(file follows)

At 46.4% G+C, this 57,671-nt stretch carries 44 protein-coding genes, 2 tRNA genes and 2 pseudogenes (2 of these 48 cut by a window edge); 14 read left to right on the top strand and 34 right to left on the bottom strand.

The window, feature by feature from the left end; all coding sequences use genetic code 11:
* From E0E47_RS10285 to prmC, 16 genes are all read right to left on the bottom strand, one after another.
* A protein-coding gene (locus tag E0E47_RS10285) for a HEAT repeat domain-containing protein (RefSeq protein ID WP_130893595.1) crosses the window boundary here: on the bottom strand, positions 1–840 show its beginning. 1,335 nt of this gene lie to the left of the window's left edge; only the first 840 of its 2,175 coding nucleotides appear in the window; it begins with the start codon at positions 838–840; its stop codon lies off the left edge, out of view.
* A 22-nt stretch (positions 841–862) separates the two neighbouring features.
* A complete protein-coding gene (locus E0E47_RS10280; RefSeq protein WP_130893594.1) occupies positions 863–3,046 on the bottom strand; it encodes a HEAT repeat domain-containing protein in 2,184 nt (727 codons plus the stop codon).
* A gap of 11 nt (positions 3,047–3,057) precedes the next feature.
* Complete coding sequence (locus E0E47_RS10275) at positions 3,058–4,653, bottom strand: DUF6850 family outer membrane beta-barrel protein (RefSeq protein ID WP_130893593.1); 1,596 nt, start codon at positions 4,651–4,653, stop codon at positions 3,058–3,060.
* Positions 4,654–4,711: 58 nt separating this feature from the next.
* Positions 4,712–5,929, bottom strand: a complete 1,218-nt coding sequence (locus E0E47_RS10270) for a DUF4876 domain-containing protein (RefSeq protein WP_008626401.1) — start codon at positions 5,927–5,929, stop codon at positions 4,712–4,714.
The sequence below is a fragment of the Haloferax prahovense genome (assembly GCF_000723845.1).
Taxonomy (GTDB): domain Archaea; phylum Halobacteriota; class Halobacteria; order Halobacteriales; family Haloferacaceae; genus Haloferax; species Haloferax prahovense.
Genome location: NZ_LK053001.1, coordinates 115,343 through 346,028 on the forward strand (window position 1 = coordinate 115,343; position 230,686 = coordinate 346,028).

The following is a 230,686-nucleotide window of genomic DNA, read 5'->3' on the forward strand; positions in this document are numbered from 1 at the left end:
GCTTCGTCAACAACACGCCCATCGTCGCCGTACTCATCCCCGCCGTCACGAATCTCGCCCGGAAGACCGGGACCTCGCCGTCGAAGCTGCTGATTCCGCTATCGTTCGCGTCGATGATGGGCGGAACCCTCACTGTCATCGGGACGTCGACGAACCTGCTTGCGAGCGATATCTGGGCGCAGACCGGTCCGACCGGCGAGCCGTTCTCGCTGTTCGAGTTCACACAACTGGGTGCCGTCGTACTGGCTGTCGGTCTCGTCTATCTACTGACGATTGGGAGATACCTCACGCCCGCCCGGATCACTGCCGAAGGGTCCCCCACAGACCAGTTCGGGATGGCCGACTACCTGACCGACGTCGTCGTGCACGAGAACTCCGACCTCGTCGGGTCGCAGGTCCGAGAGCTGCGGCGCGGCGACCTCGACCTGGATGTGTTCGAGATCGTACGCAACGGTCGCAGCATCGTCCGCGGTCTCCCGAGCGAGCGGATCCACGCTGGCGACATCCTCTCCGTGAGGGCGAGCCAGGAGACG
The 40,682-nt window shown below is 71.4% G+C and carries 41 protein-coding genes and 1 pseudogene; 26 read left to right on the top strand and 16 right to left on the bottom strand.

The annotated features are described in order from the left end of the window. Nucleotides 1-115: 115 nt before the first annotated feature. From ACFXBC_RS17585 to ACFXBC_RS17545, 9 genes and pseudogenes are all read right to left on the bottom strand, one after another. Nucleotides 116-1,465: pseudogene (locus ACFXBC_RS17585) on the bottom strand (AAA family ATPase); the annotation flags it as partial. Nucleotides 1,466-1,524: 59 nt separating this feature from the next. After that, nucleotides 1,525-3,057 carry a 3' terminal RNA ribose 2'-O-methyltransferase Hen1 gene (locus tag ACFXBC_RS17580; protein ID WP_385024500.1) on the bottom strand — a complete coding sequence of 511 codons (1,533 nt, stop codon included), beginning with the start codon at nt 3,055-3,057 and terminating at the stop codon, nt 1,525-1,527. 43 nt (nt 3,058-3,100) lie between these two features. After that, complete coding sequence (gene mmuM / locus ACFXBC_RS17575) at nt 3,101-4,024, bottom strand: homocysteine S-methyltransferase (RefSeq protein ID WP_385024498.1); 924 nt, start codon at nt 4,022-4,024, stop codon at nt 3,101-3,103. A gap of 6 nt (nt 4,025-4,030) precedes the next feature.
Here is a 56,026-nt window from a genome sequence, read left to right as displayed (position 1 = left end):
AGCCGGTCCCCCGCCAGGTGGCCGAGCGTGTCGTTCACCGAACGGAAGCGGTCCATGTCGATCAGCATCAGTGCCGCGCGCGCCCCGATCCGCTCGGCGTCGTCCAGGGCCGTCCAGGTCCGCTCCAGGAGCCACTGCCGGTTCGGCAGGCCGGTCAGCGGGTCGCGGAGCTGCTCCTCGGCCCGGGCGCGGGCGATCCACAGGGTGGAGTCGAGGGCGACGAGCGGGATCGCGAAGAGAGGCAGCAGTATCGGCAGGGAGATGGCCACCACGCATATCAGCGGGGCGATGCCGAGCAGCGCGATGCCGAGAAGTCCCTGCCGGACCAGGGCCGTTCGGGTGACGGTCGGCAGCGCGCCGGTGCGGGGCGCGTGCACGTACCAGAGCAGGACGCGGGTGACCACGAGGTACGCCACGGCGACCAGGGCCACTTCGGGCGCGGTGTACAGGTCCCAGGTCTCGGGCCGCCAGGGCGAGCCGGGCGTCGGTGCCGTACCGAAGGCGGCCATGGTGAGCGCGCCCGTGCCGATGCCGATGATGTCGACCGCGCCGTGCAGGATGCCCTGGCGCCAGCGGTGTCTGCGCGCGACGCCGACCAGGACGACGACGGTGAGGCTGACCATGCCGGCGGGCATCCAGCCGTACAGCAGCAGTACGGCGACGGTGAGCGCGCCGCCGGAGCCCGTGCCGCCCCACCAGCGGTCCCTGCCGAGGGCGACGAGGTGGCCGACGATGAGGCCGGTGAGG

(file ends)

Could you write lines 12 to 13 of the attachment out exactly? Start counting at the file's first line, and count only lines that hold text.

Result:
Taxonomy (GTDB): domain Archaea; phylum Halobacteriota; class Halobacteria; order Halobacteriales; family Haloferacaceae; genus Haloferax; species Haloferax prahovense.
Genome location: NZ_LK053001.1, coordinates 115,343 through 346,028 on the forward strand (window position 1 = coordinate 115,343; position 230,686 = coordinate 346,028).